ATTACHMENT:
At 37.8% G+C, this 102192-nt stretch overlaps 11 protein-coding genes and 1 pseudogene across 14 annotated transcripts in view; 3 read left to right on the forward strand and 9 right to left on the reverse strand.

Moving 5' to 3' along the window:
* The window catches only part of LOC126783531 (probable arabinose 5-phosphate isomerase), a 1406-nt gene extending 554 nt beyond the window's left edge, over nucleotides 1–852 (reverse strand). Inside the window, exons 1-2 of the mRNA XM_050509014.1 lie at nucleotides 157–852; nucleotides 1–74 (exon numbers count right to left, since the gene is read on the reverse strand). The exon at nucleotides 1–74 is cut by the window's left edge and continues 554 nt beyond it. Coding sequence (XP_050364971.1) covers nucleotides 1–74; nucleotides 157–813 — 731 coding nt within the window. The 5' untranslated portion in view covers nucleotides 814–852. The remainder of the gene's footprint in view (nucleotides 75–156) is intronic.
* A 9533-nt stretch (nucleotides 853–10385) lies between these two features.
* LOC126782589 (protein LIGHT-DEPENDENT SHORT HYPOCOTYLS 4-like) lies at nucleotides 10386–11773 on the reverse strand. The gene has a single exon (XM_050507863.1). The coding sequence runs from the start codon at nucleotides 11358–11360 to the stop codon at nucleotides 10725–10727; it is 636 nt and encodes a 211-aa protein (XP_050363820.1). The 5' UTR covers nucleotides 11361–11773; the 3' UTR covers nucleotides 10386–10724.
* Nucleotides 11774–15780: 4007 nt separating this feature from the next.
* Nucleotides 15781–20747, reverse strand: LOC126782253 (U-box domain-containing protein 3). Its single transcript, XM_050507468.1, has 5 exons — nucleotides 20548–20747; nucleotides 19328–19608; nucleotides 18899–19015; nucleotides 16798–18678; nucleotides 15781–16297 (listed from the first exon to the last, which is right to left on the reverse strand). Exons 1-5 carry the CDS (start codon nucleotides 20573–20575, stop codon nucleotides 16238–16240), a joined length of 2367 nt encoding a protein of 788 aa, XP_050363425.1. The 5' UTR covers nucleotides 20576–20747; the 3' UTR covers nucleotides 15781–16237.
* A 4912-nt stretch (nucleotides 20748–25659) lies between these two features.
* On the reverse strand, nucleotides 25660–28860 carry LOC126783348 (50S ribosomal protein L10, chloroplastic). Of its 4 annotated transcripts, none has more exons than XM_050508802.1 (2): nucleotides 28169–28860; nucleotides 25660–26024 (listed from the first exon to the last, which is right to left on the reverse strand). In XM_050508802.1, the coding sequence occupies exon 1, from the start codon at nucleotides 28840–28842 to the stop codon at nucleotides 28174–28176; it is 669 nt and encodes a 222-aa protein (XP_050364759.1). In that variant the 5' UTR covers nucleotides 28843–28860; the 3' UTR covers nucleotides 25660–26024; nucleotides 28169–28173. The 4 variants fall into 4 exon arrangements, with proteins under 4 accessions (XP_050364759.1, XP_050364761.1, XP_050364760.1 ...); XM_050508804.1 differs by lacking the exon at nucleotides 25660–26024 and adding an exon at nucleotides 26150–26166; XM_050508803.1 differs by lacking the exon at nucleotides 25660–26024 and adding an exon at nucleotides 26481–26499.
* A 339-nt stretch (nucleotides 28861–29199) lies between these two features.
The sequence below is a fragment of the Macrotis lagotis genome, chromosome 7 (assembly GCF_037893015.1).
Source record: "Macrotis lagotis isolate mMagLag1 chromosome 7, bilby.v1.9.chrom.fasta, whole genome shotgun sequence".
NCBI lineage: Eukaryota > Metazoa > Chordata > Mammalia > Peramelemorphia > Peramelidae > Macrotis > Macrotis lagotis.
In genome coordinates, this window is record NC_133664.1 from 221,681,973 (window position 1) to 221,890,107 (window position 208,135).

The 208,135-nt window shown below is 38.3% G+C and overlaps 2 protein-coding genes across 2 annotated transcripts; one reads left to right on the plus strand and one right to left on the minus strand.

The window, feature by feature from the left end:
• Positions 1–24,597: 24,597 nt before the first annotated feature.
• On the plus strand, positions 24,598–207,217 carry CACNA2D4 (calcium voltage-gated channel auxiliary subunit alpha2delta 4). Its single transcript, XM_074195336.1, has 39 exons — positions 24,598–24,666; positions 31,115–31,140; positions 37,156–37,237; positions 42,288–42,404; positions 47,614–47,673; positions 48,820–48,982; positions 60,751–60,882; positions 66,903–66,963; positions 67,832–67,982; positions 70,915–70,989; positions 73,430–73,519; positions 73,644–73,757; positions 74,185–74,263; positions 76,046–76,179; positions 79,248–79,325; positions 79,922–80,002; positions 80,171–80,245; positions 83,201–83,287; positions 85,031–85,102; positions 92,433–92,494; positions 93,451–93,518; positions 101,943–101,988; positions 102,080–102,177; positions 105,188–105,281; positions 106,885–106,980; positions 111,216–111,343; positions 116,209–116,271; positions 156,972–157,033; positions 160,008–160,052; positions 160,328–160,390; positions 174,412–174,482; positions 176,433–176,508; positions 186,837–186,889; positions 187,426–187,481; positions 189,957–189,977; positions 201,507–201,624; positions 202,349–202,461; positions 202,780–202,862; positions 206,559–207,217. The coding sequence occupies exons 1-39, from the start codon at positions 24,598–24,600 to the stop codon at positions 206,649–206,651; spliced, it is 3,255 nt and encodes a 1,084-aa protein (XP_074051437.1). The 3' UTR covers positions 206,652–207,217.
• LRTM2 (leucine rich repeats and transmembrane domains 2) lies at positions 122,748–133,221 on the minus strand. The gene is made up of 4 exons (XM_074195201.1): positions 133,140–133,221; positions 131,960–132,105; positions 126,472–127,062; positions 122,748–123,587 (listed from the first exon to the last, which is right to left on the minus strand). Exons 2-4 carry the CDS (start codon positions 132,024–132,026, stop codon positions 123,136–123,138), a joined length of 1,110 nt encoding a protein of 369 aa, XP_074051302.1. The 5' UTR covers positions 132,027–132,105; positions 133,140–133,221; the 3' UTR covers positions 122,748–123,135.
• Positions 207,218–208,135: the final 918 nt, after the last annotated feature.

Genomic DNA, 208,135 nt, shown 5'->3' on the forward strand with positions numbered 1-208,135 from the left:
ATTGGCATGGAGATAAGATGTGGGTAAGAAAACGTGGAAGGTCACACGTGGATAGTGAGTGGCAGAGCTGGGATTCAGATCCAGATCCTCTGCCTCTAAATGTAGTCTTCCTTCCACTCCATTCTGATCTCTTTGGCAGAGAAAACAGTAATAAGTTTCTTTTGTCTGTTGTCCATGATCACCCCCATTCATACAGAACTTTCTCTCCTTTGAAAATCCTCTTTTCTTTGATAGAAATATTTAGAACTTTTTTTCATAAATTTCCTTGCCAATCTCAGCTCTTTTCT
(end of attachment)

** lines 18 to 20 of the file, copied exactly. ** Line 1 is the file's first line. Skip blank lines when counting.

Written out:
• On the plus strand, positions 24,598–207,217 carry CACNA2D4 (calcium voltage-gated channel auxiliary subunit alpha2delta 4). Its single transcript, XM_074195336.1, has 39 exons — positions 24,598–24,666; positions 31,115–31,140; positions 37,156–37,237; positions 42,288–42,404; positions 47,614–47,673; positions 48,820–48,982; positions 60,751–60,882; positions 66,903–66,963; positions 67,832–67,982; positions 70,915–70,989; positions 73,430–73,519; positions 73,644–73,757; positions 74,185–74,263; positions 76,046–76,179; positions 79,248–79,325; positions 79,922–80,002; positions 80,171–80,245; positions 83,201–83,287; positions 85,031–85,102; positions 92,433–92,494; positions 93,451–93,518; positions 101,943–101,988; positions 102,080–102,177; positions 105,188–105,281; positions 106,885–106,980; positions 111,216–111,343; positions 116,209–116,271; positions 156,972–157,033; positions 160,008–160,052; positions 160,328–160,390; positions 174,412–174,482; positions 176,433–176,508; positions 186,837–186,889; positions 187,426–187,481; positions 189,957–189,977; positions 201,507–201,624; positions 202,349–202,461; positions 202,780–202,862; positions 206,559–207,217. The coding sequence occupies exons 1-39, from the start codon at positions 24,598–24,600 to the stop codon at positions 206,649–206,651; spliced, it is 3,255 nt and encodes a 1,084-aa protein (XP_074051437.1). The 3' UTR covers positions 206,652–207,217.
• LRTM2 (leucine rich repeats and transmembrane domains 2) lies at positions 122,748–133,221 on the minus strand. The gene is made up of 4 exons (XM_074195201.1): positions 133,140–133,221; positions 131,960–132,105; positions 126,472–127,062; positions 122,748–123,587 (listed from the first exon to the last, which is right to left on the minus strand). Exons 2-4 carry the CDS (start codon positions 132,024–132,026, stop codon positions 123,136–123,138), a joined length of 1,110 nt encoding a protein of 369 aa, XP_074051302.1. The 5' UTR covers positions 132,027–132,105; positions 133,140–133,221; the 3' UTR covers positions 122,748–123,135.
• Positions 207,218–208,135: the final 918 nt, after the last annotated feature.